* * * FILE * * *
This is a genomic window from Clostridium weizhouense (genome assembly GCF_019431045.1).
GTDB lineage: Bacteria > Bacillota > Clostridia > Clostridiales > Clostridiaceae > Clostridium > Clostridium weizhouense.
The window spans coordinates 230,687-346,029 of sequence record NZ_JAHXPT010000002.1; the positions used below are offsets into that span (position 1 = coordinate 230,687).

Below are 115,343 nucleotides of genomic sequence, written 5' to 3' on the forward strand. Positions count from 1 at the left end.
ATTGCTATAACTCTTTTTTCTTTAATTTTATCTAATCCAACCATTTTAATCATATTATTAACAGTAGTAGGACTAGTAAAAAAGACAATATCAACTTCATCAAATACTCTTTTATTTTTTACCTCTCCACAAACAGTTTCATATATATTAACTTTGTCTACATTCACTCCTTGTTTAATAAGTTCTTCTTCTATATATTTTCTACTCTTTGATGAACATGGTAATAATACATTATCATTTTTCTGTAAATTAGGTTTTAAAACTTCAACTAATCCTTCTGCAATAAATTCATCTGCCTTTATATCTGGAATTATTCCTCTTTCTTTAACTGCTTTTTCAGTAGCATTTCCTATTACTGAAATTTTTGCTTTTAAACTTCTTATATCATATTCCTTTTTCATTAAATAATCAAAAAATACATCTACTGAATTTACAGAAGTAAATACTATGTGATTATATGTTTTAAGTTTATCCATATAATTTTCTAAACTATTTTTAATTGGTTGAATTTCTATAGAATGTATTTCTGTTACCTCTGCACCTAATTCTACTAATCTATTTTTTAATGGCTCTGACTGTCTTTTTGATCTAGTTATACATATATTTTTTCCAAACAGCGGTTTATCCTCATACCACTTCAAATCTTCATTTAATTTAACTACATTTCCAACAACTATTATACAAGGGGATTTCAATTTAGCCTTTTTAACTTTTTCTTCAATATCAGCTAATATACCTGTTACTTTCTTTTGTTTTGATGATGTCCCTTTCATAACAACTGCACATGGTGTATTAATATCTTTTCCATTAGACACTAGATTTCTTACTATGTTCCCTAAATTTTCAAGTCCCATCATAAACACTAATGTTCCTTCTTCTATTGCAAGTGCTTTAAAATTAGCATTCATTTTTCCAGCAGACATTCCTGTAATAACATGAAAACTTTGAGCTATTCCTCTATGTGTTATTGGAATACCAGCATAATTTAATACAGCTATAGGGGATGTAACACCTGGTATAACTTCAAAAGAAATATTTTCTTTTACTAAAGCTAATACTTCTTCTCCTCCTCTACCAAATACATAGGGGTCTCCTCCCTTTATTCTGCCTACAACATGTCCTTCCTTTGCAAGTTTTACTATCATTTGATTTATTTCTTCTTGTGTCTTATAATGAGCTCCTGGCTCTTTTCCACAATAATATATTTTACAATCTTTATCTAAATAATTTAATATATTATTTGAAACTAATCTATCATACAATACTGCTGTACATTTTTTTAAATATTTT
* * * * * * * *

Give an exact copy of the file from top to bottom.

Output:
This is a genomic window from Clostridium weizhouense (genome assembly GCF_019431045.1).
GTDB lineage: Bacteria > Bacillota > Clostridia > Clostridiales > Clostridiaceae > Clostridium > Clostridium weizhouense.
The window spans coordinates 230,687-346,029 of sequence record NZ_JAHXPT010000002.1; the positions used below are offsets into that span (position 1 = coordinate 230,687).

Below are 115,343 nucleotides of genomic sequence, written 5' to 3' on the forward strand. Positions count from 1 at the left end.
ATTGCTATAACTCTTTTTTCTTTAATTTTATCTAATCCAACCATTTTAATCATATTATTAACAGTAGTAGGACTAGTAAAAAAGACAATATCAACTTCATCAAATACTCTTTTATTTTTTACCTCTCCACAAACAGTTTCATATATATTAACTTTGTCTACATTCACTCCTTGTTTAATAAGTTCTTCTTCTATATATTTTCTACTCTTTGATGAACATGGTAATAATACATTATCATTTTTCTGTAAATTAGGTTTTAAAACTTCAACTAATCCTTCTGCAATAAATTCATCTGCCTTTATATCTGGAATTATTCCTCTTTCTTTAACTGCTTTTTCAGTAGCATTTCCTATTACTGAAATTTTTGCTTTTAAACTTCTTATATCATATTCCTTTTTCATTAAATAATCAAAAAATACATCTACTGAATTTACAGAAGTAAATACTATGTGATTATATGTTTTAAGTTTATCCATATAATTTTCTAAACTATTTTTAATTGGTTGAATTTCTATAGAATGTATTTCTGTTACCTCTGCACCTAATTCTACTAATCTATTTTTTAATGGCTCTGACTGTCTTTTTGATCTAGTTATACATATATTTTTTCCAAACAGCGGTTTATCCTCATACCACTTCAAATCTTCATTTAATTTAACTACATTTCCAACAACTATTATACAAGGGGATTTCAATTTAGCCTTTTTAACTTTTTCTTCAATATCAGCTAATATACCTGTTACTTTCTTTTGTTTTGATGATGTCCCTTTCATAACAACTGCACATGGTGTATTAATATCTTTTCCATTAGACACTAGATTTCTTACTATGTTCCCTAAATTTTCAAGTCCCATCATAAACACTAATGTTCCTTCTTCTATTGCAAGTGCTTTAAAATTAGCATTCATTTTTCCAGCAGACATTCCTGTAATAACATGAAAACTTTGAGCTATTCCTCTATGTGTTATTGGAATACCAGCATAATTTAATACAGCTATAGGGGATGTAACACCTGGTATAACTTCAAAAGAAATATTTTCTTTTACTAAAGCTAATACTTCTTCTCCTCCTCTACCAAATACATAGGGGTCTCCTCCCTTTATTCTGCCTACAACATGTCCTTCCTTTGCAAGTTTTACTATCATTTGATTTATTTCTTCTTGTGTCTTATAATGAGCTCCTGGCTCTTTTCCACAATAATATATTTTACAATCTTTATCTAAATAATTTAATATATTATTTGAAACTAATCTATCATACAATACTGCTGTACATTTTTTTAAATATTTT